Aha, has it been a month already?

Mostly I just have a bunch of pictures that I wanted to share. But indeed it has been over a month since I have been in Zurich and tomorrow marks an entire month of school.

 What an experience it has been so far. There are certainly moments of confusion and loneliness as I get used to living in a different culture. But looking back over the last 30 days, the overwhelming feeling has been one of stepping out onto the edge to realize that I won’t fall in. It has taken some serious self-trust to believe that I’m probably not as weird as I think I am to the people around me 🙂 They don’t know my family though…  

Each day I am challenged by new opportunities to meet and connect with people, finding out what it means to be a foreigner, and work through the language barriers while trying not to lose my own English along the way. I am constantly asked to correct English and pronunciation, which I am happy to do but I hate being the bearer of bad news to say that, “No, you cannot say that you ‘stood up at 7am this morning’, it’s probably better to use ‘woke up’. ” (one of the funny direct translations from German).

But the conversations are usually enlightening for myself and the other person. And the Swiss have an expression that is used more often than you would realize, the simple: ‘Aha’ (with a sort of drawn out second syllable and light intonation on the first). It breaks down all judgements of wrongdoing and quickly leads everyone to an open mind to learn something new.  I tease my family here about it, but truthfully I have already adopted the custom as well!

Each week is full of ‘Aha’ moments that my peers fill with interesting facts about Switzerland, language, food, music and all the rest. And I am more than happy to be open to it.

Not to say there haven’t been the occasional other types of moments, but I’m happy to pass those off as culture shock and stick with what makes me happy. And speaking of culture shock, I went to an interesting workshop on it, presented especially for international students. Rather eye-opening and quite hilarious as we went through many of the typical Swiss stereotypes. One was presented as the map below which is scary how true it is. (And just in case you can’t tell, I’m in the Odd German and English spoken bit)swiss map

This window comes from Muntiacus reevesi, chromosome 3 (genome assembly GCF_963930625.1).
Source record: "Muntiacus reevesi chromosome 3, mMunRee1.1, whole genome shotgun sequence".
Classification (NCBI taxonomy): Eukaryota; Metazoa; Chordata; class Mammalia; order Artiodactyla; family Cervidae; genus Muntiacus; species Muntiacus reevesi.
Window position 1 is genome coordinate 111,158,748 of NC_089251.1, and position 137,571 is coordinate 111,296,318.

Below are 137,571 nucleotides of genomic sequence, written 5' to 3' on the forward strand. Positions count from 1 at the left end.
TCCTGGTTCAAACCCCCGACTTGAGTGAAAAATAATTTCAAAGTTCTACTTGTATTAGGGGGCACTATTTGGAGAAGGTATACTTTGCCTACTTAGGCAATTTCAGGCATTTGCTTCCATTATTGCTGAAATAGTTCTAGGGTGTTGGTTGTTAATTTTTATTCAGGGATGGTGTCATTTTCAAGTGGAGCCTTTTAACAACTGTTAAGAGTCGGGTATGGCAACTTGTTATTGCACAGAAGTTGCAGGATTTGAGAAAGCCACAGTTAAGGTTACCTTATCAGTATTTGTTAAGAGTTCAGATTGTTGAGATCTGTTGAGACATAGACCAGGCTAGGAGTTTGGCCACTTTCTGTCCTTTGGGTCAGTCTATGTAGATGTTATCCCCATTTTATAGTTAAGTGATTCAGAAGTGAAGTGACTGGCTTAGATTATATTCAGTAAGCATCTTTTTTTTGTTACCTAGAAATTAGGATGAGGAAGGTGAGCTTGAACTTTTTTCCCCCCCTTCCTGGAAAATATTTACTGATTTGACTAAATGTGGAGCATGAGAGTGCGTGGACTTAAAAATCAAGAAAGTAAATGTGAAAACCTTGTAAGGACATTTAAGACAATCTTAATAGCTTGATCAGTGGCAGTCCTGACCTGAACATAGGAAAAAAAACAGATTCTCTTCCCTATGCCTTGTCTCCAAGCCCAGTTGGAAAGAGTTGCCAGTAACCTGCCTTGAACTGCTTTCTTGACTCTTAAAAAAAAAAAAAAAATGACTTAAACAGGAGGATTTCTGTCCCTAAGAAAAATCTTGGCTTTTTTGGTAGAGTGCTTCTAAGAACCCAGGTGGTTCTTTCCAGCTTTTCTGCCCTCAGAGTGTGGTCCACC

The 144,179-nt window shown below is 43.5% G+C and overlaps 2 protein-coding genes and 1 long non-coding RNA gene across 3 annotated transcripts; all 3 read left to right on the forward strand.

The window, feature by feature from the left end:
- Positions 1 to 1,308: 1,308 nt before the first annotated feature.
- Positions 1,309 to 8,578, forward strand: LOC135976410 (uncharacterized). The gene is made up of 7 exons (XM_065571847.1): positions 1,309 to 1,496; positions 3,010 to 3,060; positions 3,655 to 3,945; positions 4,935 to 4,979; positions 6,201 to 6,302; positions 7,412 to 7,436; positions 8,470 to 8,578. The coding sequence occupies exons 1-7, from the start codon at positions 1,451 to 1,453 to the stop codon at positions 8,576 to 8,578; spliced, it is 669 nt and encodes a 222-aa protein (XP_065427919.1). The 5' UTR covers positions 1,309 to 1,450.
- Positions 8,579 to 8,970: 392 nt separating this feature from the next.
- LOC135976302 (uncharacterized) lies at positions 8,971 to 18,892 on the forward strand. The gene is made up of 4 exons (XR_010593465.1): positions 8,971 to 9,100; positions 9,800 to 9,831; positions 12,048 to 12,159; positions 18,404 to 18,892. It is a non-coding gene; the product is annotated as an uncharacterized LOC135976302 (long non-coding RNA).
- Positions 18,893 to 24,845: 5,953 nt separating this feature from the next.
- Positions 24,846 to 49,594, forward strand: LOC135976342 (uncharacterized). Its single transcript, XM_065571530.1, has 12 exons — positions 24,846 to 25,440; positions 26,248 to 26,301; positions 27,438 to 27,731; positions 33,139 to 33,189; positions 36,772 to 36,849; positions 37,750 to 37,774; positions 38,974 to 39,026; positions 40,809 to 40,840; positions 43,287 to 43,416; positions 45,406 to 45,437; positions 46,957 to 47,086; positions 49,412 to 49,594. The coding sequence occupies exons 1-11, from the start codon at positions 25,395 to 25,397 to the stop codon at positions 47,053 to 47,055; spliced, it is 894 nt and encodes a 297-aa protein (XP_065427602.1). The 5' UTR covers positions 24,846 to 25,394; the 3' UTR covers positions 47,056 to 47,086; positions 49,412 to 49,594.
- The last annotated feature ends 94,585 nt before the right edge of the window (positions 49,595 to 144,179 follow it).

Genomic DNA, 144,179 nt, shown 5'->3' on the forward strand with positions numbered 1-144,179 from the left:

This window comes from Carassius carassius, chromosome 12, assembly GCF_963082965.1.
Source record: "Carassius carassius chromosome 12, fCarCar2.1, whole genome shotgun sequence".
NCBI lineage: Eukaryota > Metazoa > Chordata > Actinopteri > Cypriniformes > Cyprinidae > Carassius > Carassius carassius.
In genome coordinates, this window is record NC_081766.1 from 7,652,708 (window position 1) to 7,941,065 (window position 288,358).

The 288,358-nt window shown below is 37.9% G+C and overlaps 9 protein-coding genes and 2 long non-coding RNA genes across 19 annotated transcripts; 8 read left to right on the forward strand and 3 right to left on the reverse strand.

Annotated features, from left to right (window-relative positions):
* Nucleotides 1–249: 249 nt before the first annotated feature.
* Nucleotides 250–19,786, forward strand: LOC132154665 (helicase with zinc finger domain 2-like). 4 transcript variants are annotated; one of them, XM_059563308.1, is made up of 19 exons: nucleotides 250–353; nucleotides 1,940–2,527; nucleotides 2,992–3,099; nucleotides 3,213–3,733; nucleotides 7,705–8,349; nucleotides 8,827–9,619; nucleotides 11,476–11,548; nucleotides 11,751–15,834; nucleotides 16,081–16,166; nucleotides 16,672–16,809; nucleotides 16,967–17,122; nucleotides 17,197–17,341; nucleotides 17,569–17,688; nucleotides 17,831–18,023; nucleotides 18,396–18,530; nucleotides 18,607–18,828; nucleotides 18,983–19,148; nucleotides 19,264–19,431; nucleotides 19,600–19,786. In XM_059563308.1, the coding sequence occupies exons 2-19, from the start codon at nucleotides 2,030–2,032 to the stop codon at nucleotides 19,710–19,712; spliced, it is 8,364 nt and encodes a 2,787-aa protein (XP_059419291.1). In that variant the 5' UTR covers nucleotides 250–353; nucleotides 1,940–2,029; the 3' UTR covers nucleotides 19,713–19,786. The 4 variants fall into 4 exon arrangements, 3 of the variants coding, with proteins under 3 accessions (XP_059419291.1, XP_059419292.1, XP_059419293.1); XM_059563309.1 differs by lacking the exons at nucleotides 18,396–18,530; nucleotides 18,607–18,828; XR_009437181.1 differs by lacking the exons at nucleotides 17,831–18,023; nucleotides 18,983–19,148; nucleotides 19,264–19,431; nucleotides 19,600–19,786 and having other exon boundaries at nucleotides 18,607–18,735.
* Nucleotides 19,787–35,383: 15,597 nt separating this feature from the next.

So to stick with being a tidy/punctual/chocolate eating Swiss student, I will get on to the pictures.

First stop, the Zurich Zoo! One lovely Sunday afternoon in the fall was spent walking around with some fellow Canadians at ETH. I certainly have a special place in my heart for the Calgary Zoo, so no zoo will quite compare, but this one had a few great moments.

Baby Galapagos Turtles. Well these ones appeared to be babies compared to the elders who were a meter in length!
Baby Galapagos Turtles. Well these ones appeared to be babies compared to the elders who were a meter in length!
I still can barely comprehend that this sign exists. It reads 'Watch out, this is where I feel at home'
I still can barely comprehend that this sign exists. It reads 'Watch out, this is where I feel at home'
Another amazing educational sign
Another amazing educational sign
Inside the tropical forest, this guy slowly turned fully green.
Inside the tropical forest, this guy slowly turned fully green.

Next up, a music show I went to with a handful of Environmental Science students. The drummer, though you can barely see him, is also in Environmental Sciences. You can check out the band here www.myspace.com/coldeve to hear their awesome electro-rock. The guy in the front was dancing from the first moment, and the rest of us joined in by the end. A really great night.